RUSU Statement Regarding the Religious Discrimination Bill
Content Warning: Homophobia, Transphobia, Queerphobia, Mentions of Suicide.
The Religious Discrimination Bill is set to be debated in the Federal Parliament today. The RUSU Queer Department openly opposes this Bill.
Australia is one of the most religiously diverse nations in the world, and it is extremely important that the expression of religious beliefs (and non-religion), should be legally protected and free from discrimination in this country. While the ideas behind the proposed bill appear to support religious freedoms, the details within the bill are fundamentally flawed.
The Religious Discrimination Bill will allow religious groups to discriminate against LGBTIQA+ people and women, as well as others in society who hold different religious beliefs. If passed, it will entrench in law the idea that LGBTIQA+ people are not equal to, and do not deserve the same rights as, everyone else in society. In effect, this bill will allow for state-sanctioned and legally protected discrimination. The ramifications of the bill, particularly within the healthcare and education sectors, are enormous.
Queer people are more likely to be impacted by anxiety, depression, and even suicidal thoughts than other sectors of the population. Trans-identifying Australians are especially vulnerable, and need access to gender-affirming healthcare without bias or moral judgement. If enshrined in law, this bill will prioritise the personal religious views of health professionals over the needs of some of their most vulnerable patients: sexual and gender-diverse people, who already face significant barriers in accessing appropriate and timely care. You can support LGBTIQA+ people to access essential healthcare by letting your MP know you oppose the bill.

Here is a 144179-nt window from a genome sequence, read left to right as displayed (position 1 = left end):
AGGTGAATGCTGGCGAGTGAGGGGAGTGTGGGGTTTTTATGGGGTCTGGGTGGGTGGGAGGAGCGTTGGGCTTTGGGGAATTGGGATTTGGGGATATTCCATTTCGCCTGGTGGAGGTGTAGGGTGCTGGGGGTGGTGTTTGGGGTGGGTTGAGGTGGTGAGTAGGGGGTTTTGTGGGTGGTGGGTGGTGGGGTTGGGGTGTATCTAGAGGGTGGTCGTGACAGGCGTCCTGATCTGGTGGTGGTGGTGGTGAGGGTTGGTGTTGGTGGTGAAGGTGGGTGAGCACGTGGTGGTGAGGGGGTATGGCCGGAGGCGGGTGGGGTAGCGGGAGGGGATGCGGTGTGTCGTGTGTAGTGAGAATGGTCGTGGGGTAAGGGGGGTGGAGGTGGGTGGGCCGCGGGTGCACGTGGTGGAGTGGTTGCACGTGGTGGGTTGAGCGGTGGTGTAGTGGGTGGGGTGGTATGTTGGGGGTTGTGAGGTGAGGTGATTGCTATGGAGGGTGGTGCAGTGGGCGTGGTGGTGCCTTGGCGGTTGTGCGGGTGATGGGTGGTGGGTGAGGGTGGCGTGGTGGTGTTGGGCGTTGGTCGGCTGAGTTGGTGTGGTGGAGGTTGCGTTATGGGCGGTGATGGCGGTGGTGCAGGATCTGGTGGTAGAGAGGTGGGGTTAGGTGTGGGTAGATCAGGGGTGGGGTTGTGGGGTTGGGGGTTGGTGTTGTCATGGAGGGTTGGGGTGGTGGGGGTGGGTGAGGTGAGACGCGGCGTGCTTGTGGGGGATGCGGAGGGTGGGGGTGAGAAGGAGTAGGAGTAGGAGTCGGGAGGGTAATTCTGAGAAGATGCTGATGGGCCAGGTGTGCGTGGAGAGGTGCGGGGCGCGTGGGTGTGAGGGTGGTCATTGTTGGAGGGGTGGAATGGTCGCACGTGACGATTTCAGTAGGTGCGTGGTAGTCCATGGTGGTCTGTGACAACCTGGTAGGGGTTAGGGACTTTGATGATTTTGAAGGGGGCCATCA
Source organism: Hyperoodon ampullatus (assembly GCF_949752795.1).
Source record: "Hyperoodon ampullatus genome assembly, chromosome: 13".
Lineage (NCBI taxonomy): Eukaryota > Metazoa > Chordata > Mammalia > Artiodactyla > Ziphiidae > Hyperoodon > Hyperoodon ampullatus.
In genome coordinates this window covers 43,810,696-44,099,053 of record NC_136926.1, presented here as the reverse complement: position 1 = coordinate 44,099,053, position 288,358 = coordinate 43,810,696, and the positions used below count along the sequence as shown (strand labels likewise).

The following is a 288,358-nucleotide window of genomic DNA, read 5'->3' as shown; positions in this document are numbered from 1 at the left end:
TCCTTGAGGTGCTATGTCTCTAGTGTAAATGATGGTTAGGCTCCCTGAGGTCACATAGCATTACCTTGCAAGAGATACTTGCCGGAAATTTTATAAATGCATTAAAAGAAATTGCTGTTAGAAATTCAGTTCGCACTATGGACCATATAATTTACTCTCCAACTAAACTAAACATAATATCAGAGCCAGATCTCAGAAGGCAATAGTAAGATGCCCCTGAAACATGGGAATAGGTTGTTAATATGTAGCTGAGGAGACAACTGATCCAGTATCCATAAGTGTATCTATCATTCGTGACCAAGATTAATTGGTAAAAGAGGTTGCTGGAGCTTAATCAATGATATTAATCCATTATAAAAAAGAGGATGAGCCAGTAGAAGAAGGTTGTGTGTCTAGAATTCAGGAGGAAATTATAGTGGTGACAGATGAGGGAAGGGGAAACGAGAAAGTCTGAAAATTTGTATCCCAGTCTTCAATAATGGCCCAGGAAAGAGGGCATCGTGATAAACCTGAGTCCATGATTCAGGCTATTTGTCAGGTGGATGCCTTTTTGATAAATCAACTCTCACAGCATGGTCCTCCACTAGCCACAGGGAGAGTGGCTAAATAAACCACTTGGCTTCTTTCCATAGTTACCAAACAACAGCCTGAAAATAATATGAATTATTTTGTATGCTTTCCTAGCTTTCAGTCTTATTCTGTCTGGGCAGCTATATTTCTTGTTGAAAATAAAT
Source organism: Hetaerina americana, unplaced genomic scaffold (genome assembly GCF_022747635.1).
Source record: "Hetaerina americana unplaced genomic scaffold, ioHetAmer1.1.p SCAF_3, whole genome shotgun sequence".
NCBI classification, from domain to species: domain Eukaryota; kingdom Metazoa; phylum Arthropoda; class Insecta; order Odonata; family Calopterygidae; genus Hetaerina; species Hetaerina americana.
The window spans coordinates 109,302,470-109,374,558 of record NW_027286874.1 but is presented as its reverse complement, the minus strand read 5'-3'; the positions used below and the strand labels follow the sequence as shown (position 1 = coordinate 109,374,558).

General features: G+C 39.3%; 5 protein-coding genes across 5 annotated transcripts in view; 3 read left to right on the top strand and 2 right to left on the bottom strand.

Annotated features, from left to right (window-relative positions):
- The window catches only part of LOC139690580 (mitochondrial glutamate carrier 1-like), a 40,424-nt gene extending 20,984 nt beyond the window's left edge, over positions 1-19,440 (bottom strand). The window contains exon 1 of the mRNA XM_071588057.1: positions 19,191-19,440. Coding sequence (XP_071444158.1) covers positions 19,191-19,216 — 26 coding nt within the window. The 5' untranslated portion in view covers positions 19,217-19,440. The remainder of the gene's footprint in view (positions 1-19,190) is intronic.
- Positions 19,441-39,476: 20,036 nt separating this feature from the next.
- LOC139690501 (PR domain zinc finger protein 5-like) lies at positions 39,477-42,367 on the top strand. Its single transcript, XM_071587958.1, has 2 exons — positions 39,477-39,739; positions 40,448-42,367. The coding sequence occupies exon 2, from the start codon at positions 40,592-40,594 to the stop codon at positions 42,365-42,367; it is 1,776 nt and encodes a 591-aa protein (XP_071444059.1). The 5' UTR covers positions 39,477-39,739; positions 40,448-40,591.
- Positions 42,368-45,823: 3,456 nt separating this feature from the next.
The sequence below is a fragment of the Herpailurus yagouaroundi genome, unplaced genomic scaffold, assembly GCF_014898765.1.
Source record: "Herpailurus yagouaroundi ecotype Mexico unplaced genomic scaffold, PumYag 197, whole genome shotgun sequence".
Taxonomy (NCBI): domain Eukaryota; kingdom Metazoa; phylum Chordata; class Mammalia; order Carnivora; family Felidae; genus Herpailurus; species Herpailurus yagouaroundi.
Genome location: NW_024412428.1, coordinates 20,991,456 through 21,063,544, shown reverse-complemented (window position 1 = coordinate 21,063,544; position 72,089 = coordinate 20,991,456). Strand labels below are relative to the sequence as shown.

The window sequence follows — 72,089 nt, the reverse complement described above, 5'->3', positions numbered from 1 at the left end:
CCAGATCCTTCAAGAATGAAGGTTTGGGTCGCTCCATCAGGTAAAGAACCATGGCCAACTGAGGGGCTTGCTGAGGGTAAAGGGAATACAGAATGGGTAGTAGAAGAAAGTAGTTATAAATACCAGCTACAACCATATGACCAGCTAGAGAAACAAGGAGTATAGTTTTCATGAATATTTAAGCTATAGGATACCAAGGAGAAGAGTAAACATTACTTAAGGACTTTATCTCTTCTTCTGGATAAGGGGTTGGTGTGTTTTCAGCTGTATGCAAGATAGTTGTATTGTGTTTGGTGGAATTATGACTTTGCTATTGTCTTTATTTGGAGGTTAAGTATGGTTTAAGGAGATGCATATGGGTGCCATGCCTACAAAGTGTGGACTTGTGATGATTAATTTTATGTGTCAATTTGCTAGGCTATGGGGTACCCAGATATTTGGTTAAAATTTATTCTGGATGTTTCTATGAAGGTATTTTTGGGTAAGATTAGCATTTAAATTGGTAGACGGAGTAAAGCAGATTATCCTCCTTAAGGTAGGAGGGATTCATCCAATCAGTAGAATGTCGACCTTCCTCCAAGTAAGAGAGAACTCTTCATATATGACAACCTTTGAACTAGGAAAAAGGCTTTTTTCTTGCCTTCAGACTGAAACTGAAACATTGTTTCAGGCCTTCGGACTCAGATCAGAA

Religious educational institutions would also be free to discriminate against students and teachers on the basis of their sexuality, gender or religion. The most recent amendments made to this bill will protect gay students from being expelled from religious schools, but not trans students. That is where the government has decided to draw the line on supporting and protecting the LGBTQI+ community. LGBTIQA+ young people are some of the most vulnerable in Australia. You can protect them from this damaging bill by telling your MP to vote against it.
The Religious Discrimination Bill will remove existing anti-discrimination protections – at both the state and federal level – including on the grounds of race, religion, sex, marital status, disability, sexual orientation, gender identity or intersex status. This means that employees may no longer be protected under existing anti-discrimination laws, and could be subject to offensive, uninformed or damaging statements and behaviours in the workplace, based on others’ religious beliefs. And when expressed as religious beliefs, offensive and discriminatory views would be protected under Australian law. You can prevent legalised discrimination by contacting your MP and letting them know the impacts this bill will have on marginalised people.
Previous research has shown that public debate around the rights of minority groups detrimentally impacts their mental health. For example, during the highly publicised lead up to the marriage equality vote in late 2017, increased exposure to the views of the ‘No campaign’ was associated with poorer mental health among LGBTIQ+ Australians. The drawn-out debate around the religious discrimination bill is no different. High-profile debates about whether religious schools should be able to expel LGBTIQ+ students, or whether individuals should be allowed to express damaging and discriminatory views, is undoubtedly already harmful to many marginalised Australians.
Please contact your local MP to make sure they do not support this bill. You can do this by simply clicking on the link below and filling in your details on the webform provided: https://equalityaustralia.org.au/fight-the-religious-discrimination-bill-sourcedirect-link/
Patrick Pieciun (Queer Officer)
Reggie Chang (Queer Officer)